Portuguese Man o' Wars found on UK beaches


Editor's Picks

Record numbers of dangerous Portuguese Man o' War "jellyfish" have been found on beaches along England's south coast.

Record numbers of dangerous Portuguese Man o' War "jellyfish" have been found on beaches along England's south coast.

At least 14 have already been found on beaches from Cornwall and Devon to the Isle of Wight and experts believe there will be more out there.

The Portuguese Man' of War are believed to have been blown towards the UK's coast following recent strong winds.

People are being urged not to touch the creatures, which can give a painful sting even after they have died.

Numerous sightingsAccording to a report from the BBC, five of them have washed up in the past week; three in Devon, one near Holcombe in Dorset and one on the Isle of Wight.

Practical Fishkeeping reported the discovery of one specimen last year at Porthmeor beach near St Ives in Cornwall, but the Marine Conservation Society told the BBC that they received at least another 10 reported sightings in 2007.

Peter Richardson of the MCS told the BBC: "There will be more out there. That's just the ones that are being reported to us.

"Last year we started getting more reports, so two years in a row now we've had unusually large numbers of man-of-wars reported.

"We're expecting more to wash up. As long as the wind prevails, they will keep coming."

Not a real jellyfishThe Portuguese Man o' War or Blue bottle, Physalia physalis, is actually a siphonophore and not a jellyfish at all, despite being commonly referred to as one.

Siphonophores are colonies of specialised polyps and medusoids which live beneath a gas-filled sac called an air bladder, or pneumatophore.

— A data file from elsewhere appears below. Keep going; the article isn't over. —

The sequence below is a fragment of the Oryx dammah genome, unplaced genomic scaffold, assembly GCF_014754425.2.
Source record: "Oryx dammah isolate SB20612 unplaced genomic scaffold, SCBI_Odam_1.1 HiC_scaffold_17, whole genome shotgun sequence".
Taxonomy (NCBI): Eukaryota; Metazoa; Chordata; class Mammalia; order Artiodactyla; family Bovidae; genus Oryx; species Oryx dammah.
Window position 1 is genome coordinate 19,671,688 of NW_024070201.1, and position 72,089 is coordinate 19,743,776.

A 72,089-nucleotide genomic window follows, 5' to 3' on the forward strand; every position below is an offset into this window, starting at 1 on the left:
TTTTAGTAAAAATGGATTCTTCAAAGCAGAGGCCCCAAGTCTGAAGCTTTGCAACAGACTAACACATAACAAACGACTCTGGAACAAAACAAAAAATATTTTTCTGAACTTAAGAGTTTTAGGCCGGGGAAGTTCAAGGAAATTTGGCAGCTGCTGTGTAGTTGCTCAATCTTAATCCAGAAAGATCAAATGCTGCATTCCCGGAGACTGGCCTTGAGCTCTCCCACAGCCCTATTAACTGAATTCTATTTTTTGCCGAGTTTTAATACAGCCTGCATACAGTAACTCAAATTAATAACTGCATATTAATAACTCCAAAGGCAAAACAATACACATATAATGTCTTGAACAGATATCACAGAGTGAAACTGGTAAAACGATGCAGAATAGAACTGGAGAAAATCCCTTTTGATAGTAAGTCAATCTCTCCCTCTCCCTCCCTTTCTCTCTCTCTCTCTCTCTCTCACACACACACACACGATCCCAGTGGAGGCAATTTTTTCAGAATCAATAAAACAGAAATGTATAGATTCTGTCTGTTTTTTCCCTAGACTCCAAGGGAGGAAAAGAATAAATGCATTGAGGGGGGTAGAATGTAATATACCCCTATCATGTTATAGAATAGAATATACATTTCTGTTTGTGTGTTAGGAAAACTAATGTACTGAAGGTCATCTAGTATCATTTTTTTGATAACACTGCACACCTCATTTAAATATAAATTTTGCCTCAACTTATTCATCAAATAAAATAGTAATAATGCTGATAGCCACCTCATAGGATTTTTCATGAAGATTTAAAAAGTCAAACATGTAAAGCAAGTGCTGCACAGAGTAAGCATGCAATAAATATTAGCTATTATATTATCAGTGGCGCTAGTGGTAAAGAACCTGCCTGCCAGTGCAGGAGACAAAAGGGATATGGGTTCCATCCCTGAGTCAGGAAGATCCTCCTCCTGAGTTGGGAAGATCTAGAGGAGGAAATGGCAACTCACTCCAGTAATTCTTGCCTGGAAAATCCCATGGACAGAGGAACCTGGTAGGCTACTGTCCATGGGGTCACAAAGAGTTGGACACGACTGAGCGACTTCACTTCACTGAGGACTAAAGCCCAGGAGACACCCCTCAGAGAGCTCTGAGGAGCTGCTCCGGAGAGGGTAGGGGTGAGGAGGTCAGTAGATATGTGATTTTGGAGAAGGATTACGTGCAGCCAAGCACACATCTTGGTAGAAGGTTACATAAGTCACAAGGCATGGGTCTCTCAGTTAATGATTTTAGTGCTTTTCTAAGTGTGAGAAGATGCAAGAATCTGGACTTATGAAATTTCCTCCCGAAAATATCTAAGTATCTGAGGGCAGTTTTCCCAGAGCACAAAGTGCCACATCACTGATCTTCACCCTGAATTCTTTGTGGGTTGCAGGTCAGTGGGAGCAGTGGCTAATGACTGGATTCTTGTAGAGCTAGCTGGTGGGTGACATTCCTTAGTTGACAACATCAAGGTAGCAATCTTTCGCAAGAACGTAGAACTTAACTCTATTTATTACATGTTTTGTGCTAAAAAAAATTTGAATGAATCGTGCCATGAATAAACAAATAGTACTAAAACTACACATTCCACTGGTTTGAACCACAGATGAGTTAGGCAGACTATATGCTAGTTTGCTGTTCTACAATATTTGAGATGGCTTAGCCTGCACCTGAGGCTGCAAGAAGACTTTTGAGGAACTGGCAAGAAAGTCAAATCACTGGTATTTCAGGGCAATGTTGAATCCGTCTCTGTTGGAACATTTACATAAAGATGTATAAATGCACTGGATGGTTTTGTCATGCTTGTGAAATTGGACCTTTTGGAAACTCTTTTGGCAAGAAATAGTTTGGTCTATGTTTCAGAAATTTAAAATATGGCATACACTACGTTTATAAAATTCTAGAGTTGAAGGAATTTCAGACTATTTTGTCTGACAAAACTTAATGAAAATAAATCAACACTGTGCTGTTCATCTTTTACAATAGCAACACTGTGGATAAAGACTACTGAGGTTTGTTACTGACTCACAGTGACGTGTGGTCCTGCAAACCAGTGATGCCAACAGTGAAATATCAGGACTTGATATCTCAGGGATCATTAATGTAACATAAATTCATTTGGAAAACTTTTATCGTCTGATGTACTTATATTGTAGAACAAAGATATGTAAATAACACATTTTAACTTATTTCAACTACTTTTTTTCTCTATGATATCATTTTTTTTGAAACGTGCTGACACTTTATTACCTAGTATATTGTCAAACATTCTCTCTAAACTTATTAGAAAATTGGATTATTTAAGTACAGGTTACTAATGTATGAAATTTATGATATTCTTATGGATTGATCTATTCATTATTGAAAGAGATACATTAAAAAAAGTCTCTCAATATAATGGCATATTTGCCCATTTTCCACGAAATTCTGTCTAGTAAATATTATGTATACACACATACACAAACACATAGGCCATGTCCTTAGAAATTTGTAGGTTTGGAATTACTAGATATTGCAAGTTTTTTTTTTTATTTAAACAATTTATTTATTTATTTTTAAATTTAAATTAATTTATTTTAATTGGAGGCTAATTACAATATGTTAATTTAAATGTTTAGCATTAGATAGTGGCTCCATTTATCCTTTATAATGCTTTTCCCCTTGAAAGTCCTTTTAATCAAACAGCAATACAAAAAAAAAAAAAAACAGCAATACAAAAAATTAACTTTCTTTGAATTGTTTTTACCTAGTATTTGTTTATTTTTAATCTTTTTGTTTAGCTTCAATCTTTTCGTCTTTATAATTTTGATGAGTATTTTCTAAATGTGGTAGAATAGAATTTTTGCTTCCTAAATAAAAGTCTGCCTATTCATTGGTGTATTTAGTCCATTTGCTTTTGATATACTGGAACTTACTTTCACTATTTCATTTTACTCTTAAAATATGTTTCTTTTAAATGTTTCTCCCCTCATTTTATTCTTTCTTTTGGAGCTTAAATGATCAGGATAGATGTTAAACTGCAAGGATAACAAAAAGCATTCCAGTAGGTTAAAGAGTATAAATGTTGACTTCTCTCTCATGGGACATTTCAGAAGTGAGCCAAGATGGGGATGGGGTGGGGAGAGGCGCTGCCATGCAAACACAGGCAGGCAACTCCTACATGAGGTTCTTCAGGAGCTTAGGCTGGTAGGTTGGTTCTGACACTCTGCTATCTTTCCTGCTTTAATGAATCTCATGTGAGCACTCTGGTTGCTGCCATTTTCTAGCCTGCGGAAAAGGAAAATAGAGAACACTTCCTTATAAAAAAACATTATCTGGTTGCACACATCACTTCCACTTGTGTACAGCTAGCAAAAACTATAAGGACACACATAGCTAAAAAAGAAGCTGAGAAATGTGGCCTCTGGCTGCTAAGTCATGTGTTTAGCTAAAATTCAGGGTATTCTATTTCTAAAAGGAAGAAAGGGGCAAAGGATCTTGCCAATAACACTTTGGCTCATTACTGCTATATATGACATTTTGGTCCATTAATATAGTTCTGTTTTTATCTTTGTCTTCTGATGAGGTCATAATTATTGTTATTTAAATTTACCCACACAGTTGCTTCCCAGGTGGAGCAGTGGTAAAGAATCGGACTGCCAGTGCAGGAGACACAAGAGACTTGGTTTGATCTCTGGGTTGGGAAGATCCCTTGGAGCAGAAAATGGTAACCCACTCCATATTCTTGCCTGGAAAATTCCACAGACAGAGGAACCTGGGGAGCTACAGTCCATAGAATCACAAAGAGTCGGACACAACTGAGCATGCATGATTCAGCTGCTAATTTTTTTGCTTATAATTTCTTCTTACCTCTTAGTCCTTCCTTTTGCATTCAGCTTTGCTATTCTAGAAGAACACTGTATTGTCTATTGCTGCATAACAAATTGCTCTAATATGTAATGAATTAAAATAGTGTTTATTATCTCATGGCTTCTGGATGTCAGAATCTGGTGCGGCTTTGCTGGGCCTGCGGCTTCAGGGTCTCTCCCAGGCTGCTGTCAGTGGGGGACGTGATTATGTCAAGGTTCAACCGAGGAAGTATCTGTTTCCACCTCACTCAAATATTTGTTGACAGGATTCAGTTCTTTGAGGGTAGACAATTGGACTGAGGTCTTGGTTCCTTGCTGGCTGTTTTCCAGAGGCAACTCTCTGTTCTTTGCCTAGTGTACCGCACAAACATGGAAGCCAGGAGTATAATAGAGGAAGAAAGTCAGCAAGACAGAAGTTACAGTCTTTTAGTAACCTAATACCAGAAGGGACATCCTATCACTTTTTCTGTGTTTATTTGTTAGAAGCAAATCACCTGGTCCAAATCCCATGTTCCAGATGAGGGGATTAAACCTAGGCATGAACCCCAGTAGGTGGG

The air bladder, which resembles a clear plastic air filled bag, flaps about on the water surface and acts as a float and sail propelling the Portuguese Man o' War along with food-rich ocean currents.

Excruciating painAlthough there have been several deaths, the species does not normally kill humans.

However, the stings - which can be numerous given the size of the tentacles - are said to be excruciatingly painful and urgent medical attention is essential.

Stings that have become detached from the Portuguese Man o' War can also remain dangerous for several weeks, and dead specimens washed upon on beaches should never be touched.

Recommendations vary on the treatment of stings from the Portuguese Man o' War. Most experts recommend placing the wound in hot water (around 45C), which denatures the protein toxins that the stings inject.

However, ice can also be applied to wounds to ease the pain. This is also said to constrict blood vessels, which reduces the speed at which the venom circulates around the body.

The species has few natural predators, but the sea slug, Glaucus atlanticus and the Loggerhead turtle, which is largely immune to its stings, are both known to eat the creatures.